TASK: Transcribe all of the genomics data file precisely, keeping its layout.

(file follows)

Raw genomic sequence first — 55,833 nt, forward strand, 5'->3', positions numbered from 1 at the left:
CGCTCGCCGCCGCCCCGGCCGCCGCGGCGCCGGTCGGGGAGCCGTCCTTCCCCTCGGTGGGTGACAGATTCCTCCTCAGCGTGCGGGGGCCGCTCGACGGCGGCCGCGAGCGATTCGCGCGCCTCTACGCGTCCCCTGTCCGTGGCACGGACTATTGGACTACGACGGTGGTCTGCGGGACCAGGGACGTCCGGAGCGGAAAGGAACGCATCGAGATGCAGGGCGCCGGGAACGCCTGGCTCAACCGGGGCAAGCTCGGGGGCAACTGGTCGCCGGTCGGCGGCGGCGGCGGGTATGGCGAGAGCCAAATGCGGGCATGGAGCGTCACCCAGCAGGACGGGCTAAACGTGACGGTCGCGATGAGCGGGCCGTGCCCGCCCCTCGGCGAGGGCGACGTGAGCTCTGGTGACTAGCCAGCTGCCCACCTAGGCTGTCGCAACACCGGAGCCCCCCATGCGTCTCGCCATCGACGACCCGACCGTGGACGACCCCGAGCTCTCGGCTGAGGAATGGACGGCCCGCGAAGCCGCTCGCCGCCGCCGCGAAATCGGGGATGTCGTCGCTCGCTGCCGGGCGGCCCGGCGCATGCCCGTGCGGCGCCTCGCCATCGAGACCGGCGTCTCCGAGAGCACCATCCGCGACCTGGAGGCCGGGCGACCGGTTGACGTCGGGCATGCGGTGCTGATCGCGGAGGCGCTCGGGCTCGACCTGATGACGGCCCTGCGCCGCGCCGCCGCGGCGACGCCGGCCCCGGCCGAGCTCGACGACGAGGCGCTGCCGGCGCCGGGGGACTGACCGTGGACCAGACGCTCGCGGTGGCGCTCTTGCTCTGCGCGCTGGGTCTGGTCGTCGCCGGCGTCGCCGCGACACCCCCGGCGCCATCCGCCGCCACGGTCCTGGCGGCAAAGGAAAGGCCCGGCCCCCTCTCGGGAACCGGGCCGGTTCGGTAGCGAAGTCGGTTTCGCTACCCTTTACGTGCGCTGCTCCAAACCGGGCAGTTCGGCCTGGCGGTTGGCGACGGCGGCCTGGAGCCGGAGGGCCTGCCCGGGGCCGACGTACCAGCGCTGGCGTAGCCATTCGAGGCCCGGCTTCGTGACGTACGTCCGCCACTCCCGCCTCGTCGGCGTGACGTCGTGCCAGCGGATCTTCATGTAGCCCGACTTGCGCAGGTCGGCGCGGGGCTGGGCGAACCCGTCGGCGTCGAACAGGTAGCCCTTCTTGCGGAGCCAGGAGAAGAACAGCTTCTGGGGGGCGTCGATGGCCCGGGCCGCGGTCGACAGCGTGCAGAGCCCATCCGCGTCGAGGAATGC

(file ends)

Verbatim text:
Raw genomic sequence first — 55,833 nt, forward strand, 5'->3', positions numbered from 1 at the left:
CGCTCGCCGCCGCCCCGGCCGCCGCGGCGCCGGTCGGGGAGCCGTCCTTCCCCTCGGTGGGTGACAGATTCCTCCTCAGCGTGCGGGGGCCGCTCGACGGCGGCCGCGAGCGATTCGCGCGCCTCTACGCGTCCCCTGTCCGTGGCACGGACTATTGGACTACGACGGTGGTCTGCGGGACCAGGGACGTCCGGAGCGGAAAGGAACGCATCGAGATGCAGGGCGCCGGGAACGCCTGGCTCAACCGGGGCAAGCTCGGGGGCAACTGGTCGCCGGTCGGCGGCGGCGGCGGGTATGGCGAGAGCCAAATGCGGGCATGGAGCGTCACCCAGCAGGACGGGCTAAACGTGACGGTCGCGATGAGCGGGCCGTGCCCGCCCCTCGGCGAGGGCGACGTGAGCTCTGGTGACTAGCCAGCTGCCCACCTAGGCTGTCGCAACACCGGAGCCCCCCATGCGTCTCGCCATCGACGACCCGACCGTGGACGACCCCGAGCTCTCGGCTGAGGAATGGACGGCCCGCGAAGCCGCTCGCCGCCGCCGCGAAATCGGGGATGTCGTCGCTCGCTGCCGGGCGGCCCGGCGCATGCCCGTGCGGCGCCTCGCCATCGAGACCGGCGTCTCCGAGAGCACCATCCGCGACCTGGAGGCCGGGCGACCGGTTGACGTCGGGCATGCGGTGCTGATCGCGGAGGCGCTCGGGCTCGACCTGATGACGGCCCTGCGCCGCGCCGCCGCGGCGACGCCGGCCCCGGCCGAGCTCGACGACGAGGCGCTGCCGGCGCCGGGGGACTGACCGTGGACCAGACGCTCGCGGTGGCGCTCTTGCTCTGCGCGCTGGGTCTGGTCGTCGCCGGCGTCGCCGCGACACCCCCGGCGCCATCCGCCGCCACGGTCCTGGCGGCAAAGGAAAGGCCCGGCCCCCTCTCGGGAACCGGGCCGGTTCGGTAGCGAAGTCGGTTTCGCTACCCTTTACGTGCGCTGCTCCAAACCGGGCAGTTCGGCCTGGCGGTTGGCGACGGCGGCCTGGAGCCGGAGGGCCTGCCCGGGGCCGACGTACCAGCGCTGGCGTAGCCATTCGAGGCCCGGCTTCGTGACGTACGTCCGCCACTCCCGCCTCGTCGGCGTGACGTCGTGCCAGCGGATCTTCATGTAGCCCGACTTGCGCAGGTCGGCGCGGGGCTGGGCGAACCCGTCGGCGTCGAACAGGTAGCCCTTCTTGCGGAGCCAGGAGAAGAACAGCTTCTGGGGGGCGTCGATGGCCCGGGCCGCGGTCGACAGCGTGCAGAGCCCATCCGCGTCGAGGAATGC